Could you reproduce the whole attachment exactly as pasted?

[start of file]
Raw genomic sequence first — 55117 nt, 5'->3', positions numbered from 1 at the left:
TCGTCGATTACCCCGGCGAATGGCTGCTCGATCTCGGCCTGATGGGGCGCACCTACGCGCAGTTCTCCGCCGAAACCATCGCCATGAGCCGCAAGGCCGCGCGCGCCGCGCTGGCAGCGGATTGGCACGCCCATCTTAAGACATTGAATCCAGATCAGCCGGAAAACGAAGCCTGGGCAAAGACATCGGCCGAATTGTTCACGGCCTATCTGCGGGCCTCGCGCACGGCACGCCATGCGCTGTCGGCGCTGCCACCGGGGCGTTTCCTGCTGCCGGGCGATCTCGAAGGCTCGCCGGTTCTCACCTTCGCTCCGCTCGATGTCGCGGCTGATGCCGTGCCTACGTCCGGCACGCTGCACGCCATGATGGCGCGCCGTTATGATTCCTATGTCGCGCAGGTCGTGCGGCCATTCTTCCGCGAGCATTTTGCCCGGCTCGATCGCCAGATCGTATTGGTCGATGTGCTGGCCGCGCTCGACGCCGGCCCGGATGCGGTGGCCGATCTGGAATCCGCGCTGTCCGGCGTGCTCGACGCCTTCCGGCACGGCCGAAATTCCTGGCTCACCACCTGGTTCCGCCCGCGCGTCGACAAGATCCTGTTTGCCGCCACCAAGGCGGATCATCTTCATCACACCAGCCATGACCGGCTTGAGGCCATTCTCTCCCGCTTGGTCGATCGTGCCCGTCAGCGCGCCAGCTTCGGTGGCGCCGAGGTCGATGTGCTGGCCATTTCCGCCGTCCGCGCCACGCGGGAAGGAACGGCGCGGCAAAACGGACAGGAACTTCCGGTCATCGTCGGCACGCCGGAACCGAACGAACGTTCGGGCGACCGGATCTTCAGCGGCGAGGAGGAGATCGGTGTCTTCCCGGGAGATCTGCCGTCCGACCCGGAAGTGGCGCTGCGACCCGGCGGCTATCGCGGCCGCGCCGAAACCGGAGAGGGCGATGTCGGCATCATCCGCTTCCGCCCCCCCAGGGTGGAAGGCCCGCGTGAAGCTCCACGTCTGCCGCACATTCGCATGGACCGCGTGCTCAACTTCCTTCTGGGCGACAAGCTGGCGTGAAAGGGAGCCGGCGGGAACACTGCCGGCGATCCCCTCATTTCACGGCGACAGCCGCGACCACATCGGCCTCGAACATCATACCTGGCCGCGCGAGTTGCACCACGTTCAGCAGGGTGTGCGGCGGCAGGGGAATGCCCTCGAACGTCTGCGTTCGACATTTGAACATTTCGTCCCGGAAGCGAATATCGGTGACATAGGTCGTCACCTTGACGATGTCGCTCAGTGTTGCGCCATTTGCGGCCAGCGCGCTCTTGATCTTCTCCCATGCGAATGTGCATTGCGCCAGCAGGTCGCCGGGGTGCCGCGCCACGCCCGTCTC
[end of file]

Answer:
Raw genomic sequence first — 55117 nt, 5'->3', positions numbered from 1 at the left:
TCGTCGATTACCCCGGCGAATGGCTGCTCGATCTCGGCCTGATGGGGCGCACCTACGCGCAGTTCTCCGCCGAAACCATCGCCATGAGCCGCAAGGCCGCGCGCGCCGCGCTGGCAGCGGATTGGCACGCCCATCTTAAGACATTGAATCCAGATCAGCCGGAAAACGAAGCCTGGGCAAAGACATCGGCCGAATTGTTCACGGCCTATCTGCGGGCCTCGCGCACGGCACGCCATGCGCTGTCGGCGCTGCCACCGGGGCGTTTCCTGCTGCCGGGCGATCTCGAAGGCTCGCCGGTTCTCACCTTCGCTCCGCTCGATGTCGCGGCTGATGCCGTGCCTACGTCCGGCACGCTGCACGCCATGATGGCGCGCCGTTATGATTCCTATGTCGCGCAGGTCGTGCGGCCATTCTTCCGCGAGCATTTTGCCCGGCTCGATCGCCAGATCGTATTGGTCGATGTGCTGGCCGCGCTCGACGCCGGCCCGGATGCGGTGGCCGATCTGGAATCCGCGCTGTCCGGCGTGCTCGACGCCTTCCGGCACGGCCGAAATTCCTGGCTCACCACCTGGTTCCGCCCGCGCGTCGACAAGATCCTGTTTGCCGCCACCAAGGCGGATCATCTTCATCACACCAGCCATGACCGGCTTGAGGCCATTCTCTCCCGCTTGGTCGATCGTGCCCGTCAGCGCGCCAGCTTCGGTGGCGCCGAGGTCGATGTGCTGGCCATTTCCGCCGTCCGCGCCACGCGGGAAGGAACGGCGCGGCAAAACGGACAGGAACTTCCGGTCATCGTCGGCACGCCGGAACCGAACGAACGTTCGGGCGACCGGATCTTCAGCGGCGAGGAGGAGATCGGTGTCTTCCCGGGAGATCTGCCGTCCGACCCGGAAGTGGCGCTGCGACCCGGCGGCTATCGCGGCCGCGCCGAAACCGGAGAGGGCGATGTCGGCATCATCCGCTTCCGCCCCCCCAGGGTGGAAGGCCCGCGTGAAGCTCCACGTCTGCCGCACATTCGCATGGACCGCGTGCTCAACTTCCTTCTGGGCGACAAGCTGGCGTGAAAGGGAGCCGGCGGGAACACTGCCGGCGATCCCCTCATTTCACGGCGACAGCCGCGACCACATCGGCCTCGAACATCATACCTGGCCGCGCGAGTTGCACCACGTTCAGCAGGGTGTGCGGCGGCAGGGGAATGCCCTCGAACGTCTGCGTTCGACATTTGAACATTTCGTCCCGGAAGCGAATATCGGTGACATAGGTCGTCACCTTGACGATGTCGCTCAGTGTTGCGCCATTTGCGGCCAGCGCGCTCTTGATCTTCTCCCATGCGAATGTGCATTGCGCCAGCAGGTCGCCGGGGTGCCGCGCCACGCCCGTCTC